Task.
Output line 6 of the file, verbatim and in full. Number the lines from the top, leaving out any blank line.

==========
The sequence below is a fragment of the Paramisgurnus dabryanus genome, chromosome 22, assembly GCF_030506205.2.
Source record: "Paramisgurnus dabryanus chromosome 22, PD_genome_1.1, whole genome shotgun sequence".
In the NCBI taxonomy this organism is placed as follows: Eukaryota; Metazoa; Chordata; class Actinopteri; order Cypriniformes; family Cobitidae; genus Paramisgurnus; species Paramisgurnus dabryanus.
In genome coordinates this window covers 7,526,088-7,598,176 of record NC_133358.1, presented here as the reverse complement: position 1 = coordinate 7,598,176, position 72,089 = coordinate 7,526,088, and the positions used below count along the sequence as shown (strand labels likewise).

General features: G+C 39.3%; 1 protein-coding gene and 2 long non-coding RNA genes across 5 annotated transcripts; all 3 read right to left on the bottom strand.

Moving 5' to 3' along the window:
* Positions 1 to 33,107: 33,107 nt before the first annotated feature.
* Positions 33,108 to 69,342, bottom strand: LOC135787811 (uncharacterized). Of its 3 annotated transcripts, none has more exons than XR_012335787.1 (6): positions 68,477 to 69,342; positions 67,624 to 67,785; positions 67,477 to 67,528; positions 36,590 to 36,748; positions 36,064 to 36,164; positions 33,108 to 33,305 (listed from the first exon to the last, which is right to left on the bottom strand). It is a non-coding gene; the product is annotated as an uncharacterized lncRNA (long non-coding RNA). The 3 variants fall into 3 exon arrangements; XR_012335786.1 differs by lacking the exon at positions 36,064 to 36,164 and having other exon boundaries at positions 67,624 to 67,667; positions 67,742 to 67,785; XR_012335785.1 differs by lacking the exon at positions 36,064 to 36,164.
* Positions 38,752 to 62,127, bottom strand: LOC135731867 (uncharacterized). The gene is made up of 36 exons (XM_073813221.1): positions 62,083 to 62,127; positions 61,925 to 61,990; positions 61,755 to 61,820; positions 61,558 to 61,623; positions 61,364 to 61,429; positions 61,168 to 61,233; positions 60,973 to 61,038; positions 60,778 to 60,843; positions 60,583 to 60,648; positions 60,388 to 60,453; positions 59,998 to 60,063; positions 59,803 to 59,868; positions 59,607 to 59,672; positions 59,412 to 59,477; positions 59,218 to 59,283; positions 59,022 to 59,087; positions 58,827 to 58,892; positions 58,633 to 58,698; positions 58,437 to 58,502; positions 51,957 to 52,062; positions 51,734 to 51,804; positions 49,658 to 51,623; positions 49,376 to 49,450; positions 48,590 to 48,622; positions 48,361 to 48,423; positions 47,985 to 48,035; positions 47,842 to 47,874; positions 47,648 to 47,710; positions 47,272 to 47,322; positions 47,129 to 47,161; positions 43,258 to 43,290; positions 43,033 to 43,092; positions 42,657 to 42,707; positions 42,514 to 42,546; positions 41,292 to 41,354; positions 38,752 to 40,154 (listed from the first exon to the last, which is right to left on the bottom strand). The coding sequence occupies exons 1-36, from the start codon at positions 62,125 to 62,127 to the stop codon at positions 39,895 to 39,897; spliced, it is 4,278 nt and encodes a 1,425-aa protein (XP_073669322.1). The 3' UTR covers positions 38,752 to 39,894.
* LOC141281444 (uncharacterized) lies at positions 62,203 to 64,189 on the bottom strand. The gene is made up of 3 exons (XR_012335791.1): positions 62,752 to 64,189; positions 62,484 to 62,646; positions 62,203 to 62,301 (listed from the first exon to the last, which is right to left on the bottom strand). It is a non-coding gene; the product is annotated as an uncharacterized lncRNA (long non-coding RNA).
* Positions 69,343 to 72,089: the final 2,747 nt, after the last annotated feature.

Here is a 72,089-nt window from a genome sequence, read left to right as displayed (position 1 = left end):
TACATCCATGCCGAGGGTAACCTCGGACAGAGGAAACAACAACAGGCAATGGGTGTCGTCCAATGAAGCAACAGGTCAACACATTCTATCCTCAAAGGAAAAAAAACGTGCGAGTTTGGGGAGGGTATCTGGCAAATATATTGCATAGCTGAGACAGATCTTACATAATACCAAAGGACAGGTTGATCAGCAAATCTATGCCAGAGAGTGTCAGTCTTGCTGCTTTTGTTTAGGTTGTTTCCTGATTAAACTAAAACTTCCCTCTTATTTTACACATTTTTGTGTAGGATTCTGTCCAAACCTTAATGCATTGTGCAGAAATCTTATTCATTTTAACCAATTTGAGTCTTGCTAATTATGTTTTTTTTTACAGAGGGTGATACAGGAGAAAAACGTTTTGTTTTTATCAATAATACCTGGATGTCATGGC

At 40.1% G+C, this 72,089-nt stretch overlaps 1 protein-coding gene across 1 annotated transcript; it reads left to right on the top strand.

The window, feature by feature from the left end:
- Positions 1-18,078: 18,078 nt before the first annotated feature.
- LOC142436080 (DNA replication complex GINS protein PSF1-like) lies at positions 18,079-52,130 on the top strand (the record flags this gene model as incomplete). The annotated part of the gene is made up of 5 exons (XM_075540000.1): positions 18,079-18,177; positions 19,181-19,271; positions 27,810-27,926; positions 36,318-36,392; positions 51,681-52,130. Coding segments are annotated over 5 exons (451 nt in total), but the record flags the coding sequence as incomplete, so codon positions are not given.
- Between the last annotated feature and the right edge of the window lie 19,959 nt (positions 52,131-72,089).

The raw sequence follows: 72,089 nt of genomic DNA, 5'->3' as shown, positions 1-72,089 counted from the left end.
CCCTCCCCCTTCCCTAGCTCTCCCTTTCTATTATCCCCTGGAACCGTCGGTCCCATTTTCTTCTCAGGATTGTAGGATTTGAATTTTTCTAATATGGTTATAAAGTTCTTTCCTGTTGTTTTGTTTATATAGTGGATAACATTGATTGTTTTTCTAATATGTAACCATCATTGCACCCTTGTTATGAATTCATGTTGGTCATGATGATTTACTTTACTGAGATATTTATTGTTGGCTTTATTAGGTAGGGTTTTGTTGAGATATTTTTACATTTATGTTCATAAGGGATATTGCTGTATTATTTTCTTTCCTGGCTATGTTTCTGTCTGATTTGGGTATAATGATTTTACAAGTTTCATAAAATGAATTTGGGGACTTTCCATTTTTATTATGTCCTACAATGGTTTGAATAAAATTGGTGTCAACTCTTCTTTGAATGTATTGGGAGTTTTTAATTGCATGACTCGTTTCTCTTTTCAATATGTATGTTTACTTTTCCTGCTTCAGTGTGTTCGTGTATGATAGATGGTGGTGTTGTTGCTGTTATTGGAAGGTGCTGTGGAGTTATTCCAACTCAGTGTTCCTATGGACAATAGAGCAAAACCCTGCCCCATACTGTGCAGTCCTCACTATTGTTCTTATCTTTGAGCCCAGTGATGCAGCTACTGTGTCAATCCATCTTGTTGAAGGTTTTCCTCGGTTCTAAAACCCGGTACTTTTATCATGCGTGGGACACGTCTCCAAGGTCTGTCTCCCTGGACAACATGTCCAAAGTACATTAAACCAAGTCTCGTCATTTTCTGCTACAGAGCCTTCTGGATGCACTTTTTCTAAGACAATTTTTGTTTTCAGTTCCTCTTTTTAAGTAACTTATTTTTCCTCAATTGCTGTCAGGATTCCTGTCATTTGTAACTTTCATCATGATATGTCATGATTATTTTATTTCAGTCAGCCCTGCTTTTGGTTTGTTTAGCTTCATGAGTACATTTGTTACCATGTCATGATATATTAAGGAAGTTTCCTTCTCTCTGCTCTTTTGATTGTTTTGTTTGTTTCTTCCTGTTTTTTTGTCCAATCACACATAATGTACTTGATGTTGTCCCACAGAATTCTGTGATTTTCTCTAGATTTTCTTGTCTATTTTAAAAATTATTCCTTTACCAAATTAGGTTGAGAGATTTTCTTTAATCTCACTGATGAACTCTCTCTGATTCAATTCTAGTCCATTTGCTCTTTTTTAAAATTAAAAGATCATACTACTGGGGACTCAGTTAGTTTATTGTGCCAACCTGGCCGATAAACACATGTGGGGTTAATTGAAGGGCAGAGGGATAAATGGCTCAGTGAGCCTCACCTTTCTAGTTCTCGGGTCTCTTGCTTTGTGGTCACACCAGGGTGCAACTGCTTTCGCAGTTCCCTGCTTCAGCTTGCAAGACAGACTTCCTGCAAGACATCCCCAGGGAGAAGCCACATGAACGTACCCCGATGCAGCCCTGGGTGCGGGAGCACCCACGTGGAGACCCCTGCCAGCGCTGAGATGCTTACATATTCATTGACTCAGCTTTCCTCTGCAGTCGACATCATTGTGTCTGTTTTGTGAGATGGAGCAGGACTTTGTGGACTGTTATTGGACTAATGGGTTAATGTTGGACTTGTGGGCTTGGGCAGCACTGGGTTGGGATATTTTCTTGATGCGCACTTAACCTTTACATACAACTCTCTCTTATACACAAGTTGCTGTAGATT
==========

Moving 5' to 3' along the window: